Short Takes: Giada: Well, she’s very pretty in a scary kind of way. I always feel like she might bite the lens off the camera if it wanders too close. And her culinary range seems…well…pretty limited. If you took garlic, olive oil and mushrooms out of her menu, the show would shut down.
Julia Child: You have to have some silver hair to remember her. She introduced haute cuisine to America…and in black-and-white TV. Sometimes, well pretty often, it seemed like she’d had two or three belts of the Dom Perignon before she went on. Things fell on the floor. (Five-second rule applied then) and it’d get thrown back in. GREAT recipes, plus she didn’t need designer pans, designer knives, $20,000 stoves or $30,000 granite counter tops. It just boggles my mind that she was able to make fantastic meals without them……..
Sandra Lee: I really gotta give her credit for no pretense whatsoever. Very attractive blonde who believes a low cut blouse, candles and a really good martini will take you far. And she’s right! If you’re a guy, it’ll take you really, really far. What was funny and strangely endearing was she’d pick something like a bucket of KFC fried chicken, put it on a cookie sheet, slather it with some white wine, a little brie, some extra seasonings and then pop it in the oven for ten minutes. “Your husband will sing out, ‘Great food, Honey!'” and she’s right. No pretense and consequently no nasty comments. In this fast-paced world she was the queen of short-cuts.
Don Quixotes’: Now this is how it’s supposed to go! Tucson: Pamela and I were just married and I’d bought her turquoise-and-silver earrings and necklace for her birthday. She wore a slinky black wrap that fit her tightly everywhere (in the good way.) We drove out to what looked like a hole in the wall in the middle of the desert. Don Quixote had great reviews and we gambled my tiny lieutenant’s pay check on it.
Inside a room right out of Casablanca, we ordered pallella and a pitcher of Sangria. They sat us at table right next to a tiny wooden stage. A Spanish trio came out, accompanied by a flamenco dancer, who looked sorta like Pamela and danced in a blurred staccato. Fantastic! Little did they know, however, that Pamela had been a ballet dancer with Harkness and…knew flamenco. For a couple minutes there was not one, but two stars on that stage. Then a round tray the size of a Hoola Hoop was making its way toward our table It was heavy, smokey and sizzling. Oh God… We shared it with some people next to us and still brought some home. I’ll never forget the night, the dancing, the amazing food and I don’t think anyone in the place even knew what a tweezers was.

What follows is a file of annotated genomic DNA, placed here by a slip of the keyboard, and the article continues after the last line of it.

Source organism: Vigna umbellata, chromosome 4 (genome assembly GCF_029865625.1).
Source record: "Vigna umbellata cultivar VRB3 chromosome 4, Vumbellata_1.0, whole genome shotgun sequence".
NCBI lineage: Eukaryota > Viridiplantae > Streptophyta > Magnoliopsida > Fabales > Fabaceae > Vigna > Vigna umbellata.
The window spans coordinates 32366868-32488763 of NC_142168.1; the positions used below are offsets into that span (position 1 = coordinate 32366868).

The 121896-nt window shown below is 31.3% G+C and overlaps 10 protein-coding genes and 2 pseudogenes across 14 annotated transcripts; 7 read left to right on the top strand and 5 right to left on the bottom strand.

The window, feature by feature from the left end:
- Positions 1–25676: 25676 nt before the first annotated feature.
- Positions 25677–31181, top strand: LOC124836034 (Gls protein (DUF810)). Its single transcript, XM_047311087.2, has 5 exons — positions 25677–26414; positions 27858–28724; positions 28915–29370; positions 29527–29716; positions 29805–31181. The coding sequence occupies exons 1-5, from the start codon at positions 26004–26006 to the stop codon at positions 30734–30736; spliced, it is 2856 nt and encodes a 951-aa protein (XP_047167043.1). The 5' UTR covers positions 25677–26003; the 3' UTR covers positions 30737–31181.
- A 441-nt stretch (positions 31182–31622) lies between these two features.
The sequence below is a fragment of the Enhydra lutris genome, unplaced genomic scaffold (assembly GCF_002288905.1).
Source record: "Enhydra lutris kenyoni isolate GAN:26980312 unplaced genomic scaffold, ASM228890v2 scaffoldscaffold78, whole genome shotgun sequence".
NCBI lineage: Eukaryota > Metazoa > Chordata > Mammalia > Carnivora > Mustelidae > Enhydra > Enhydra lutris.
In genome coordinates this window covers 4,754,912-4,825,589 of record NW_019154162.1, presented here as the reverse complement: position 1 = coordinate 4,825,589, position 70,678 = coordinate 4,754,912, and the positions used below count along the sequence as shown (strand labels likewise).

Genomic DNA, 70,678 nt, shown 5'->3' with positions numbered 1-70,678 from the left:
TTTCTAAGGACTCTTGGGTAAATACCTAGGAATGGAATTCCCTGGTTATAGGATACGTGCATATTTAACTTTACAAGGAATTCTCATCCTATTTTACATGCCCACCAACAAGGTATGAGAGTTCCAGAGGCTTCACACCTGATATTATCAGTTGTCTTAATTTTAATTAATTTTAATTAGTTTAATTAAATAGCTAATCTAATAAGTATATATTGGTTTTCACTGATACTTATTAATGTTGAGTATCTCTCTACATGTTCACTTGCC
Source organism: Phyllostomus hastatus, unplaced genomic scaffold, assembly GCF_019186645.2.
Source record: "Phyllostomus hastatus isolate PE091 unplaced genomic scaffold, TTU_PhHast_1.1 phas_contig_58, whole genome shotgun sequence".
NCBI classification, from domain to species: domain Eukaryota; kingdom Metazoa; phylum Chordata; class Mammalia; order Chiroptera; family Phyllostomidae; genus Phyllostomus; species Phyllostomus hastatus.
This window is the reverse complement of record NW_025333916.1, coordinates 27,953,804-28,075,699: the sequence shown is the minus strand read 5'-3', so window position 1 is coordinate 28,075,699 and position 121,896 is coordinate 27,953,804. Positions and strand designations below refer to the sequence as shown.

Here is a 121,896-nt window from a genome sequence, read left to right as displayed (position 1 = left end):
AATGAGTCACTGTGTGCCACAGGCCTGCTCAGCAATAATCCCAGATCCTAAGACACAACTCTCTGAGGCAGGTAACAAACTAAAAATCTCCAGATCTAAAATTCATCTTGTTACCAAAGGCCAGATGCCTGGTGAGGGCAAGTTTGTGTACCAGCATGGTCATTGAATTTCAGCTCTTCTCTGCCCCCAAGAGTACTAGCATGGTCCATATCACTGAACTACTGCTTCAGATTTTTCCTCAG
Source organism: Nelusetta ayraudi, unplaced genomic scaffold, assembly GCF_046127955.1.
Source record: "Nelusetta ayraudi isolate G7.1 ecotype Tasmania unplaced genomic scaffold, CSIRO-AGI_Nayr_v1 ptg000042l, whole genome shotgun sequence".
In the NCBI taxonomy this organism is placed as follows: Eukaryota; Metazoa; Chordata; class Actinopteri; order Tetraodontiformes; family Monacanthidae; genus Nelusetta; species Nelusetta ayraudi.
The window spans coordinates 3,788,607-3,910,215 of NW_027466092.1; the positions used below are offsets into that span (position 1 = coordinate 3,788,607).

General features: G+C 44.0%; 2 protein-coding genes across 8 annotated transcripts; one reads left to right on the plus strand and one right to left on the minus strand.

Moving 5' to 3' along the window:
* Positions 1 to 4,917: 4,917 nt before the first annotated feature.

Worst Meal? Easy! Happy Daze Pizza: a new pizza place in Tucson. Question: How bad can you screw up a pizza? Answer: Pretty bad. We had a couple of beers while we waited. Pizza arrives. I start sniffing and looking around. I checked the bottoms of my shoes and shook my head. Pamela did the same. You know what I’m talking about. Sniffed in the general direction of the pizza and Pamela’s eyes got big and round just watching me. You really shouldn’t make a pizza with rancid cheese. Strangely, with three dachshunds at home we figured we could at least give someone a treat that night. Brought it home. Squeakie hid under the coffee table. Wouldn’t come out. Dingo ran into our bedroom. Charlie, the brave one, finally walked onto the pizza, sniffed it, flopped-over and began rolling on it.
Almost Heaven… It was the 70s, Tucson, AZ, and we’re up at about 10,000 feet on Mt. Lemmon with our dogs and some good friends camping. John Denver’s singing Rocky Mountain High on a cassette player in the Shelby and Dave and I are out getting firewood to cook with and to keep us warm. The culinary tools for what is to be a heavenly evening: Cast iron skillet, matches, bottle of Jack Daniels, one large bulging joint, some eggs, bacon, marshmallows, two packages of Sarah Lee brownies…and eight packages of chicken breasts..approx 50 pieces. Sky gets dark. John’s singing louder now and the chicken is sizzling. At 10,000 feet the air is thin but crystal clear. STARS, meteorites, a couple of satellites trundle by and I begin to understand what ole John is singing about. Yeah, this just what you think. A bit of Jack Daniels, cold air, one big doobie and we managed to wipe out ALL the chicken, then ALL the brownies, followed by ALL those delicious marshmallows! All I remember now is that it was a great night. Yes, we inhaled.
One last remembrance of things past: Me chickening out. Stationed in Tokyo. Got orders to fly to Osan, S. Korea for a secret Tempest inspection. At 35,000 feet commencing our descent to Osan, I smell what absolutely has to be the worst septic problem I’ve ever encountered. It was BAD. I turn to SMSgt Hunt, my right-arm on the Tempest team and looked question marks at him. “It’s not what ya think, Captain,” he grinned. “Really? Smells like septic to me.” “Nope. It’s called kimchi. It’s a delicacy. We’ll have some when we land, Sir.” “…..You wanna bet?” It’s that old farm-boy mentality I was raised with. If it smells like shit…best not to be spooning it into your mouth.
P.S. Here’s a TERRIFIC TED video…on Food. If you haven’t watched it, observe how to give a seriously kick-ass lecture… https://www.ted.com/talks/jamie_oliver